In an informed chapter on the life and work of Günter de Bruyn, Dennis Tate profiles an author often construed as the Theodor Fontane of contemporary German literature. Tate discusses how in his 2005 autobiographical memoir Off the Beaten Track: A Declaration of Love to a Landscape (Abseits: Liebeserklärung an eine Landschaft), de Bruyn portrays the discovery of a cottage in Brandenburg in 1968 as the turning-point in his life. Tate relates this declaration to a perception of East Berlin as dominated by the corrupt GDR hierarchy in the novel Researches in the Brandenburg Marches (Märkische Forschungen, 1979). However, the picture is complicated by the tensions and GDR politics of relations between city and country in de Bruyn's 1960s novels, The Ravine (Der Hohlweg, 1963) and Burdidan's Ass (Buridans Esel, 1968). (Incidentally, and usefully, he recommends the latter novel as one of the few successful Berlin novels written in the GDR era.) Following the fall of the Berlin Wall, Tate is surprised by de Bruyn's detachment on revisiting the place of his birth and childhood in Britz in West Berlin. However, de Bruyn's consistent preference for an outsider stance continues to define his location in Brandenburg and a critical perspective on Berlin.
Juliane Parthier considers the treatment of the former border zone which divided Germany and Berlin in her analysis of Helga Schütz's novel Border to Yesterday (Grenze zum gestrigen tag, 2000). Based on the author's own experience, this fictional account depicts how a family manages to live in the shadow of the Berlin Wall. There they discover a degree of normality and happiness despite being surrounded by militarized terrain. The novel challenges official discourses about the GDR by describing the everyday realities of life in a dictatorship but also uses personal history to expose places such as war memorials which have been repressed in public memory. A marginal figure on the GDR literary scene, the author herself lived in the village of Grossglienicke near Potsdam where the wall bordered her own garden. The wall's effect is experienced locally in its detrimental impact on the health of a child and on the depredation of the natural environment through the construction of supplementary fortifications. Schütz presents a nonjudgmental and nonideological account of life in the GDR, unlike the allegories of the brutality of the regime, a form which dominated in the 1990s. This lucid and patient reading by Parthier is a sympathetic interpretation of an unusual personal perspective on the politics of place.
Finally, an analysis of three works by Christa Wolf is particularly rewarding in the attention it pays to her early stories. Renate Rechtien draws out the implications of the private garden setting of "June Afternoon" ("Juninachmittag," 1965). Wolf constructs an idyllic scene but a garden is still a bounded site: the narrator is irritated by the planes that fly overhead on the air corridor connecting West Germany to West Berlin. It could be paradise or a prison: a synecdoche for the GDR. In reality, the setting was based on the garden of Wolf's own house in the East Berlin suburb of Kleinmachnow. This private location contrasts with the very public and central situation of "Unter den Linden" (1974). Rechtien describes how this story combines reality, fantasy, memory, and dream, as the city's most ideologically contested boulevard is made the platform for a journey into interior depths. The confident claims of the narrator as flâneuse give way to uneasiness and self-questioning about her capacity for moral evasion and complicit behavior. However, the process of exposure extends beyond the self to the social context and the pressures of conforming to the arbitrary regulations and duplicitous procedures of a dictatorship. In What Remains (Was Bleibt, 1989), written initially in 1979 but not published till ten years later, the narrator is the subject of secret police surveillance and incursions into her privacy. Here Wolf reflects the reprisals she suffered for opposing the exclusion of Wolf Biermann from the GDR in 1976. The city is condemned as an infernal "non-place" ("nicht Ort") and a crisis of alienation is only averted by the consoling thought of a future reader and the emergence of independent vision in a new generation of writers.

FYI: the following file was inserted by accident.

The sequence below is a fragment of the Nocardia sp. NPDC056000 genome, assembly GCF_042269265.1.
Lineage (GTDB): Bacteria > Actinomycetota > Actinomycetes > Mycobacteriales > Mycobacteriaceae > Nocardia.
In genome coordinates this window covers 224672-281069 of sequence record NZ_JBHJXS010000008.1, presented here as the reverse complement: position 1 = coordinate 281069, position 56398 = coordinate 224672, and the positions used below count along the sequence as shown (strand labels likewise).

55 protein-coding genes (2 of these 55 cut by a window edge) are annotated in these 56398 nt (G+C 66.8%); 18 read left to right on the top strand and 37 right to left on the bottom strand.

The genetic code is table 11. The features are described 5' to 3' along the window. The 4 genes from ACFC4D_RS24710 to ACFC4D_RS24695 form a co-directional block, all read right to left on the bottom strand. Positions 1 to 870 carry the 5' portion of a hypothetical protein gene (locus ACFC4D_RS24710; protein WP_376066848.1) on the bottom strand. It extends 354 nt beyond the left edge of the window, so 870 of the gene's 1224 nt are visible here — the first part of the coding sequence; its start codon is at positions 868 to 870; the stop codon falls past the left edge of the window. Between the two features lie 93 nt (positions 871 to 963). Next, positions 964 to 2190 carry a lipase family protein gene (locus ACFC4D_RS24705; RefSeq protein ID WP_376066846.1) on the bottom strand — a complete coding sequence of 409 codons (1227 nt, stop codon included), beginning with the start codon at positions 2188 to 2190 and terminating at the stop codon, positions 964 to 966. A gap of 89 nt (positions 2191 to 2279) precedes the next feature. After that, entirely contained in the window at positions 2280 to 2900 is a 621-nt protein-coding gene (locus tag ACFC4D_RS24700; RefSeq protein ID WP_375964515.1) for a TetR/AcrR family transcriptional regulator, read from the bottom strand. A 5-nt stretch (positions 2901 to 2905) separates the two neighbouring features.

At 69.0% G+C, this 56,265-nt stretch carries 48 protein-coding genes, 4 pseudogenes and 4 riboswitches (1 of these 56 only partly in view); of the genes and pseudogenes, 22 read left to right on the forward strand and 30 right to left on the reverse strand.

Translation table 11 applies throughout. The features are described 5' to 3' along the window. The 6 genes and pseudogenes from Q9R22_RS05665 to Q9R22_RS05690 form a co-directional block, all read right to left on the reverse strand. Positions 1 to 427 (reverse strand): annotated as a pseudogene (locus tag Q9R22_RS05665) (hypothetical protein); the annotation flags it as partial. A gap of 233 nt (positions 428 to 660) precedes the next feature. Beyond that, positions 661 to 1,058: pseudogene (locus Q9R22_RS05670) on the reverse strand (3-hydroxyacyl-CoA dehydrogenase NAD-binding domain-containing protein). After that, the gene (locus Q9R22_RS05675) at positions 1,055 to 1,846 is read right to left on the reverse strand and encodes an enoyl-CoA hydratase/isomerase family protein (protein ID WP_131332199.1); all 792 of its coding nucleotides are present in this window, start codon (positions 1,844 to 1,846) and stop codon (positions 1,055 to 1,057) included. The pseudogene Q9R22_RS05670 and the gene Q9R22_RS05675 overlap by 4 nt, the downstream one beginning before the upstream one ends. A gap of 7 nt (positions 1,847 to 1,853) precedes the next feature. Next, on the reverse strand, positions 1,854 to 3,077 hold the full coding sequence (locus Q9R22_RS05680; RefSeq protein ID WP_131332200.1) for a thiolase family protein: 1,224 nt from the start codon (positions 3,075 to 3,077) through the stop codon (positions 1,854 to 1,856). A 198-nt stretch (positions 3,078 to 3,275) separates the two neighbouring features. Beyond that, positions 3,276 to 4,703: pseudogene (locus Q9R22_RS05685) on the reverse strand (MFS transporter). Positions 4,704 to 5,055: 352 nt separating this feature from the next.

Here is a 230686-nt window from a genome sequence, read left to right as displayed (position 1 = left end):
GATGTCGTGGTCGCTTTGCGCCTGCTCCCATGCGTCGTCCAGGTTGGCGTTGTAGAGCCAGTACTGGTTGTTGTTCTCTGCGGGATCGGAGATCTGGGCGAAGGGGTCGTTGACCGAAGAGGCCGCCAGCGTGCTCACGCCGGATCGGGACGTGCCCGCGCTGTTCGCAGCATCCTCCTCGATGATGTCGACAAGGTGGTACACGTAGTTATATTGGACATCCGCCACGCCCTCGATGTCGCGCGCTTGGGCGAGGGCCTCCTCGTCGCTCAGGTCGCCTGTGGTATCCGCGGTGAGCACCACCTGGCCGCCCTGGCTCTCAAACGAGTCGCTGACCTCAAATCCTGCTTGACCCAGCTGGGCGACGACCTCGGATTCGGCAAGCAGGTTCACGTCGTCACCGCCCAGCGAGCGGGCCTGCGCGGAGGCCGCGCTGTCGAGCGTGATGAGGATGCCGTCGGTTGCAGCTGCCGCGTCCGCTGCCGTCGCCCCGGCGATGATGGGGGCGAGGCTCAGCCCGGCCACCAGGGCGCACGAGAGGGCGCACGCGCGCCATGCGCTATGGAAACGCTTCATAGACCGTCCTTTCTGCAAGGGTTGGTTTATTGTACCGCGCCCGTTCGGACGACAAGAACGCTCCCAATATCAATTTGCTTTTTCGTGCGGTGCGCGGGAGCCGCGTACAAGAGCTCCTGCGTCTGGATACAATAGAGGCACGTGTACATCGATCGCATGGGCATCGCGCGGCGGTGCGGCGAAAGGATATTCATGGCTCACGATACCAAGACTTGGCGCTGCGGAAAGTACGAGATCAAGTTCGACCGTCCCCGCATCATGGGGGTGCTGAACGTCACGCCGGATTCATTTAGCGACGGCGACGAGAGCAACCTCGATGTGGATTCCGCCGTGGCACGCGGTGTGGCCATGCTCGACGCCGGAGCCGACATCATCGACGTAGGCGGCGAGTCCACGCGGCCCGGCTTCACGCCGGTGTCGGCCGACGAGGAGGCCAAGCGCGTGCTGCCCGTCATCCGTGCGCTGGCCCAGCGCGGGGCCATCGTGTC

This volume is a storehouse of scholarly knowledge. The editors, Clarke and Rechtien, who are both lecturers at the University of Bath, deserve congratulation for assembling a substantial, ambitious and well-organized collection. A considerable contribution to postwar German literary studies, it creates a context for renewed engagement with place, politics, and contemporary German texts.
. Michel Foucault, "Des espaces autres" (Conference paper for the Cercle d'études architecturales, March 14, 1967), Architecture, Mouvement, Continuité 5 (October 1984): 46-49; reprinted as "Of Other Spaces," trans. Jay Miskowiec, Diacritics 16, no. 1 (Spring 1986): 25.